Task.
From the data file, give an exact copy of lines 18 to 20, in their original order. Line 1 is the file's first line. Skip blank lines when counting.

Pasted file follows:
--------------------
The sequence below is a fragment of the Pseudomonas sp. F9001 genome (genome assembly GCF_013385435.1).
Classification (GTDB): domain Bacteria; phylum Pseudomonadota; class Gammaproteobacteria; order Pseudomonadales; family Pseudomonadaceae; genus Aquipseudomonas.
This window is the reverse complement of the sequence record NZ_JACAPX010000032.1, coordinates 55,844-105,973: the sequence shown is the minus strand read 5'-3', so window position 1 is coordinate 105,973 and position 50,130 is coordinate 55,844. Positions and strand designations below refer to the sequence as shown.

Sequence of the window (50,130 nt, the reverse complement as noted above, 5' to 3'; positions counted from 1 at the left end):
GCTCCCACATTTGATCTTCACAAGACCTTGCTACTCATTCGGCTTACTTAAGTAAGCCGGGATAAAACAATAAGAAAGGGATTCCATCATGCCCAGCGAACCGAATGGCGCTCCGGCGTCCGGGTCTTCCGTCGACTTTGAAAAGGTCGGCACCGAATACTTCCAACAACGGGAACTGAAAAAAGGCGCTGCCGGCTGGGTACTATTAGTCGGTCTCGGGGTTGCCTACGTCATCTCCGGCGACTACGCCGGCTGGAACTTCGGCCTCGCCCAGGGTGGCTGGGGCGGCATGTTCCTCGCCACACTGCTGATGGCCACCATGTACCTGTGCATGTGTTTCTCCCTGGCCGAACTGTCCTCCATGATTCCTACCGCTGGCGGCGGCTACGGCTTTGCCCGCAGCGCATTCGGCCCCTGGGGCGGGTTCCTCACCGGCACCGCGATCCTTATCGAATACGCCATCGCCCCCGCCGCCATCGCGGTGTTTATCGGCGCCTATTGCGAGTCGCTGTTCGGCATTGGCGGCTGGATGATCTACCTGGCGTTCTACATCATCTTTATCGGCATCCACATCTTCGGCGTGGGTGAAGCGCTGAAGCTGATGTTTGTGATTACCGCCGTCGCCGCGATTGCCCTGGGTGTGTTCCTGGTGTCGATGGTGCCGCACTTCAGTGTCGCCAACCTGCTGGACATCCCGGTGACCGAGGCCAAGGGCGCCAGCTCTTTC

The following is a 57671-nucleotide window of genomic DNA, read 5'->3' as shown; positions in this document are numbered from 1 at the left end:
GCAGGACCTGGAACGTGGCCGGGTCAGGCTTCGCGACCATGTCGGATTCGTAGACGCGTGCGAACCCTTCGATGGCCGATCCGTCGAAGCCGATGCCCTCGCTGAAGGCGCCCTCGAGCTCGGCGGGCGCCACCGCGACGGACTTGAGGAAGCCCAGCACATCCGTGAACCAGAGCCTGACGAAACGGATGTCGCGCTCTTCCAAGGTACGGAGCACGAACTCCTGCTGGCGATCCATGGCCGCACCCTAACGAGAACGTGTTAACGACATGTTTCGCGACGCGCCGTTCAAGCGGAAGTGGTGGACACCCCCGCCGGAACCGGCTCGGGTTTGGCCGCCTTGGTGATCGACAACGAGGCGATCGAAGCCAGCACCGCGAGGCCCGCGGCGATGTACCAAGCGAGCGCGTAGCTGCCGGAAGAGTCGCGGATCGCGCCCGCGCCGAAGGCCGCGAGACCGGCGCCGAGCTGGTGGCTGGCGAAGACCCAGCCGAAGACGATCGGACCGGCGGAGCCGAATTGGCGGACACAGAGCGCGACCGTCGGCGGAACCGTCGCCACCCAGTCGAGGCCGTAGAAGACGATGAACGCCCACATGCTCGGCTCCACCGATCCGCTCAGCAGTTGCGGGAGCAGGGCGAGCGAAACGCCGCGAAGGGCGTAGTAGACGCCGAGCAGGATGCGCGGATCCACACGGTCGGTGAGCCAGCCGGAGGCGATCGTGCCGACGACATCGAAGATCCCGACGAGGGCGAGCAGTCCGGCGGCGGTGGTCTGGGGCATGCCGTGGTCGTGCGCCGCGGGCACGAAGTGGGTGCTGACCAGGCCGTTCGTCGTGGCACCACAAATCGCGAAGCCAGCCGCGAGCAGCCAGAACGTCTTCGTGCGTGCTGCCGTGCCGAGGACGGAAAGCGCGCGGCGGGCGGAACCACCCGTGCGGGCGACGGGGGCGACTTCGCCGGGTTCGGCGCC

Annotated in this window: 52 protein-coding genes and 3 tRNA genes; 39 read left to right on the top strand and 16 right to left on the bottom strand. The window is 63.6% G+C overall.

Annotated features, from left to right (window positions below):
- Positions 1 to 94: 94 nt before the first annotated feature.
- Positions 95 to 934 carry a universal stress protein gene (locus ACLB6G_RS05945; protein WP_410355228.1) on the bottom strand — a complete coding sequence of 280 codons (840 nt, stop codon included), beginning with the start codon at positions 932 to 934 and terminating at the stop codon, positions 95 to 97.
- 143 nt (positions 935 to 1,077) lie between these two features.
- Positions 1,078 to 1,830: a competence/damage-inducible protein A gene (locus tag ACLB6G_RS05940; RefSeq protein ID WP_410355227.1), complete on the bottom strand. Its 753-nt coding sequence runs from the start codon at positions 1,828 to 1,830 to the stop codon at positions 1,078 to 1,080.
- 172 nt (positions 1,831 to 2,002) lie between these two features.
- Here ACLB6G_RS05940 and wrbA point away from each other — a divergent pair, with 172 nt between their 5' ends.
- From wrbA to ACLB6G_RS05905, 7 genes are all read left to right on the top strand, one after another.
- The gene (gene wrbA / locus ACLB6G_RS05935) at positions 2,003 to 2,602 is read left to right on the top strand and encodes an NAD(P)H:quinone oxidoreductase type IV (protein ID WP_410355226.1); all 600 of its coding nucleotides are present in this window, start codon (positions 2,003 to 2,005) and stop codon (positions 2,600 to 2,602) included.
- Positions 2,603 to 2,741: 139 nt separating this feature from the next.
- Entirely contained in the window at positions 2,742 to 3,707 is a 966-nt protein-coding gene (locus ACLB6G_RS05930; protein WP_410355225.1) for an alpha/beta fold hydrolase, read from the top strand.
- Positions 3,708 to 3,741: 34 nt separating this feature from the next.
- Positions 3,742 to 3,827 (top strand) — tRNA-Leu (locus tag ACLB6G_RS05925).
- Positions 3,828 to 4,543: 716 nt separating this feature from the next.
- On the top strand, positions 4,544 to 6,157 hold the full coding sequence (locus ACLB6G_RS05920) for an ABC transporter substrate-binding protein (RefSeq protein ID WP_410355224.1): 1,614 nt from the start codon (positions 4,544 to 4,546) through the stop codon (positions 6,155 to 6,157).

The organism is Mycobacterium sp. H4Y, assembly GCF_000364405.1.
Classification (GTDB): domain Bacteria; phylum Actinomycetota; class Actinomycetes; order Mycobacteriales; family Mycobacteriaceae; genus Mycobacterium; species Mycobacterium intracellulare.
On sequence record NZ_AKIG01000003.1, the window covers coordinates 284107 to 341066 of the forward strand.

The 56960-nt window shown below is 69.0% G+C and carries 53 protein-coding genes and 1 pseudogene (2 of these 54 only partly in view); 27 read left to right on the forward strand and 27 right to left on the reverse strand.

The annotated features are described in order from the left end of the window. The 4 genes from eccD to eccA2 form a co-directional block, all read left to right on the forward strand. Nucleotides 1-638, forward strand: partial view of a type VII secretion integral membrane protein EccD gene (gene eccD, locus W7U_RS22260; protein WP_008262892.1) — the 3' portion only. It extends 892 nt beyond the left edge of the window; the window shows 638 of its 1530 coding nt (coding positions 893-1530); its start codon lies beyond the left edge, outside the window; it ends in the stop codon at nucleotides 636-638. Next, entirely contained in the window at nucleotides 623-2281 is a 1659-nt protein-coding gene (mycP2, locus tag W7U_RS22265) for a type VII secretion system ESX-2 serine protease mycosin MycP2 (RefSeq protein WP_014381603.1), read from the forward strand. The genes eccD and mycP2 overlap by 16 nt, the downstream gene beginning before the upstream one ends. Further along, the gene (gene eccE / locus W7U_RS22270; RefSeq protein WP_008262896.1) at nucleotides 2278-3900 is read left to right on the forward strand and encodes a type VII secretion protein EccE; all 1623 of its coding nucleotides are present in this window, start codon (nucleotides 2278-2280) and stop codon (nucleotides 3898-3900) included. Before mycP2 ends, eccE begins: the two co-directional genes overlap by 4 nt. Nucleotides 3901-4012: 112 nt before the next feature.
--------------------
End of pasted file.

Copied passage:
- Positions 2,603 to 2,741: 139 nt separating this feature from the next.
- Entirely contained in the window at positions 2,742 to 3,707 is a 966-nt protein-coding gene (locus ACLB6G_RS05930; protein WP_410355225.1) for an alpha/beta fold hydrolase, read from the top strand.
- Positions 3,708 to 3,741: 34 nt separating this feature from the next.